Russian troops to join China’s parade to celebrate victory over Japan in WWII
"Their participation in the parade is a clear indication of their willingness to jointly commemorate victory in the World anti-fascist War, and a symbol of the pursuit of and hope for lasting world peace," Qu Rui, deputy chief of the Operations Department of the General Staff Headquarters of the People's Liberation Army (PLA) told the media in Beijing.
Apart from Kazakhstan, it was not confirmed which other countries would be attending the spectacle, which will comprise 12,000 troops and 200 aircraft. It was previously reported that Mongolia and Mexico would dispatch 75-man units to the parade.
Feast your eyes on the pictures of soldiers preparing for China's WWII memorial parade on Sept. 3 in Beijing pic.twitter.com/TFXL0Ry3JA— China Xinhua News (@XHNews) August 21, 2015
For weeks, 27 armament formations have been rehearsing for the September 3 show in a replica of the Tiananmen Square – where the parade will be held – specially built outside Beijing. China has boasted that 84 percent of the weaponry to be shown at the parade has never been seen by the public.
China has worked hard to remind the world that it suffered casualties of at least 15 million people, mostly civilians, in its fight against Axis Japan, a role, Chinese politicians say is underplayed in Western narratives of World War II.
Scenic spots in Beijing including the Forbidden City will be closed from Aug 22 to Sept 3 for the military parade pic.twitter.com/WIST3oGHah— People's Daily,China (@PDChina) August 21, 2015
But while the historical significance of the date of Japan’s surrender is not to be underestimated, the context is highly contemporary, and the timing is not accidental. China has held only 14 military parades since 1949, when Communists solidified their power, and never one on September 3.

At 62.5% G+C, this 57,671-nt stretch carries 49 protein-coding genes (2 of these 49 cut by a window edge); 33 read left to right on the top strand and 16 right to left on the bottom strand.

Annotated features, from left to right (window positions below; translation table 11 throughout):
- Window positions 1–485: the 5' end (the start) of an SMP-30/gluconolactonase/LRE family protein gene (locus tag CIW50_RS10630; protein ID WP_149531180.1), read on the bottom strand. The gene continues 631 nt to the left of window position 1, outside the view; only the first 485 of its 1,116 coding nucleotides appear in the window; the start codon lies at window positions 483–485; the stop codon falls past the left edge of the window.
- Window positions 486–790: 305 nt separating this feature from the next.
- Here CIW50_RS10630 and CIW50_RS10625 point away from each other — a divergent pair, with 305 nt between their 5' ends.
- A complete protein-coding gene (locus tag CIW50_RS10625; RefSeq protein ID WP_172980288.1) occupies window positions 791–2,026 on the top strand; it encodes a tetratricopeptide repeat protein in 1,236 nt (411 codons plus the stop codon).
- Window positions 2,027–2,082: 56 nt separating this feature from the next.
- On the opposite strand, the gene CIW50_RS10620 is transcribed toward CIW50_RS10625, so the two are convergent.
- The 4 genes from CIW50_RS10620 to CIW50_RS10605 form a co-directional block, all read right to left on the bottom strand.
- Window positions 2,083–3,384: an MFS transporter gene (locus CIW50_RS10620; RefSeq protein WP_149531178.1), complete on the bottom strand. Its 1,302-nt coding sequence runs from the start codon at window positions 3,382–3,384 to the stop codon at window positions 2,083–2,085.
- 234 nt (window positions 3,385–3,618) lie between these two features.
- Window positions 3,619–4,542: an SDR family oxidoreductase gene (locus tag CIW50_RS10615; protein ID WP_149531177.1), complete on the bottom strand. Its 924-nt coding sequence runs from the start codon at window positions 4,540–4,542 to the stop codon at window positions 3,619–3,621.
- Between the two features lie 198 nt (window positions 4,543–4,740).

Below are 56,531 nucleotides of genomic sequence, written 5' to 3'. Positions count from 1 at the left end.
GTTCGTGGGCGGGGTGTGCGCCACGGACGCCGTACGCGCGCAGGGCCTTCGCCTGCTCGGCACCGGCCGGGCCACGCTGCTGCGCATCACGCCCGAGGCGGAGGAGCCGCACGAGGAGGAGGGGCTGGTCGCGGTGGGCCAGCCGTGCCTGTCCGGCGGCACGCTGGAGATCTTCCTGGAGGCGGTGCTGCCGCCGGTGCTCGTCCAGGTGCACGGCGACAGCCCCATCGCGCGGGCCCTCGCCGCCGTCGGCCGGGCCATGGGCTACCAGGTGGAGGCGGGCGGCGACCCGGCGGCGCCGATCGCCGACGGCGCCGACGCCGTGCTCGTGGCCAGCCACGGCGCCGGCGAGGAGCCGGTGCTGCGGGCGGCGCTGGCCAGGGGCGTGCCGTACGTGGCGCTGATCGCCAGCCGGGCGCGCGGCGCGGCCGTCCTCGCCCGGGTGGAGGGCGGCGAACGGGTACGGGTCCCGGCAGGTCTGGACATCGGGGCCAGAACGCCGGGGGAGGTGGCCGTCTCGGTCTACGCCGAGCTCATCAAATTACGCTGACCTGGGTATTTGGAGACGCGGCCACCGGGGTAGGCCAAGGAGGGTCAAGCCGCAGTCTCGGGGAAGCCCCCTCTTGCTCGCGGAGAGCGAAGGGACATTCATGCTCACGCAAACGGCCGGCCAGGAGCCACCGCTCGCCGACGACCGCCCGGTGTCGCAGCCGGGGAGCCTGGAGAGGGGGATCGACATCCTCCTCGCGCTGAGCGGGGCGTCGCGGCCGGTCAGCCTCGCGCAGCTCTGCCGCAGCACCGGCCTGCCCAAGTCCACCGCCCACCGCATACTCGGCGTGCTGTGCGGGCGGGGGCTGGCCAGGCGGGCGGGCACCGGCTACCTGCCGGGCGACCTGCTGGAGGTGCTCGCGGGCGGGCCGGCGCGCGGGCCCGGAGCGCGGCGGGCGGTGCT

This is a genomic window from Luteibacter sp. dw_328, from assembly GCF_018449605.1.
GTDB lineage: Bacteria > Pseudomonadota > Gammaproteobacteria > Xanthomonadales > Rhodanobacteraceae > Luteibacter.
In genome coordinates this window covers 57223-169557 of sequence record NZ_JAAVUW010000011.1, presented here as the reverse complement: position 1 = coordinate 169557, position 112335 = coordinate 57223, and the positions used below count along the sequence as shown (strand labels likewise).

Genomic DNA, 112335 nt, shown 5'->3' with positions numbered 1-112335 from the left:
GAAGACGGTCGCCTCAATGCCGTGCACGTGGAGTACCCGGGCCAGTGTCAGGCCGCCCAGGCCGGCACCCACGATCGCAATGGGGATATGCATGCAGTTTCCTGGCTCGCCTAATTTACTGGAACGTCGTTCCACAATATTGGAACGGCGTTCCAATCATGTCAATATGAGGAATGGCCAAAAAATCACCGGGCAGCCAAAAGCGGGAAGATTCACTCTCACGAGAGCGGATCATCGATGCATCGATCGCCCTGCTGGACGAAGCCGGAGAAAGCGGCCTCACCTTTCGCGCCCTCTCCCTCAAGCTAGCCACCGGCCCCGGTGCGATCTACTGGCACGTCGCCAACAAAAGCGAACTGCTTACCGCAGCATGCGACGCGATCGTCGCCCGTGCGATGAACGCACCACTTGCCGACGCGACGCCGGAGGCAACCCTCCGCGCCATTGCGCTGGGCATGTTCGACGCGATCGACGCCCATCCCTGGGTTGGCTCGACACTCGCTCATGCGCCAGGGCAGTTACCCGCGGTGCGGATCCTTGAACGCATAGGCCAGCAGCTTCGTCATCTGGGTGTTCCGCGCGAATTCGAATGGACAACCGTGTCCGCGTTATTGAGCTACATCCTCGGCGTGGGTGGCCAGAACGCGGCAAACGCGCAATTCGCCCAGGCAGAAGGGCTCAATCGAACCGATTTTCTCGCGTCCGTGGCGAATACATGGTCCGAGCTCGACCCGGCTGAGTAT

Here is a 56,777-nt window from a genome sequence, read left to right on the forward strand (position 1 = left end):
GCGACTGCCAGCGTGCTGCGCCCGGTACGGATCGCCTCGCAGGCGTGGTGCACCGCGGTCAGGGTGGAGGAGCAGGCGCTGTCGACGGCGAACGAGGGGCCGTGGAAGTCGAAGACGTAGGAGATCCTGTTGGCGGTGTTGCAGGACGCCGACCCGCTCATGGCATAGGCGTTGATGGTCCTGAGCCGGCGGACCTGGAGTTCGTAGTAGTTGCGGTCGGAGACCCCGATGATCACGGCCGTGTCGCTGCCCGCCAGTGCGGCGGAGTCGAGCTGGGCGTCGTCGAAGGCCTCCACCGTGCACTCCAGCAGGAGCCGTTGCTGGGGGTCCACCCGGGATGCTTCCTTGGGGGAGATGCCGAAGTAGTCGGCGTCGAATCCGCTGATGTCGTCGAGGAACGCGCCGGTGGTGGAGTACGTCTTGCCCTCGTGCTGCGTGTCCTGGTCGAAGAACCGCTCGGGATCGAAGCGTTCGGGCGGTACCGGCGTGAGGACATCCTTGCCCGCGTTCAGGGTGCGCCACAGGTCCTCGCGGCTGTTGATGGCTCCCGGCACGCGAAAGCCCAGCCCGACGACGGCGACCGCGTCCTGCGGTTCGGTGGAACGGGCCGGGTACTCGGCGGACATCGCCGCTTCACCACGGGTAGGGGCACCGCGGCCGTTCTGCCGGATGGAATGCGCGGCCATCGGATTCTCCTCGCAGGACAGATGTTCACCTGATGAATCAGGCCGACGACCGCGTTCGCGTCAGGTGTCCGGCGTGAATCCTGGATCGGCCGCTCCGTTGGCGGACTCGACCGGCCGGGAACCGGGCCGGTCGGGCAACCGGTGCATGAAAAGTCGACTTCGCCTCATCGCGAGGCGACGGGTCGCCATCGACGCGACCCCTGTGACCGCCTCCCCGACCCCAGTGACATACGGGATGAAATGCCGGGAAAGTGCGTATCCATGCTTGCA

The preparations for the parade, which have been shown daily on local television, have been accompanied by documentaries highlighting the atrocities committed by the Japanese, while editorials in state newspapers have castigated Japan’s nationalist prime minister Shinzo Abe for failing to fully accept blame.
Afraid of wading into an increasingly politicized situation, almost all Western leaders have declined an invitation, and Barack Obama’s top Asia adviser, Evan Medeiros, publicly wondered if a military parade filled with new tech would reinforce a message of peace, as is claimed by the organizers.
Among those who have confirmed their attendance, are Russian president Vladimir Putin, and South Korean president Park Geun-hye. South Korea also suffered heavily at the hands of Japanese occupiers, and Seoul similarly believes Tokyo has not sufficiently atoned for its war crimes.
The current tension between China and Japan can be attributed to the territorial dispute over the uninhabited Senkaku/Diaoyu islands, but also the domestic situations of both Abe, and Xi Jinping, both of whom have tried to shore up their credibility by appealing to nationalist sentiment.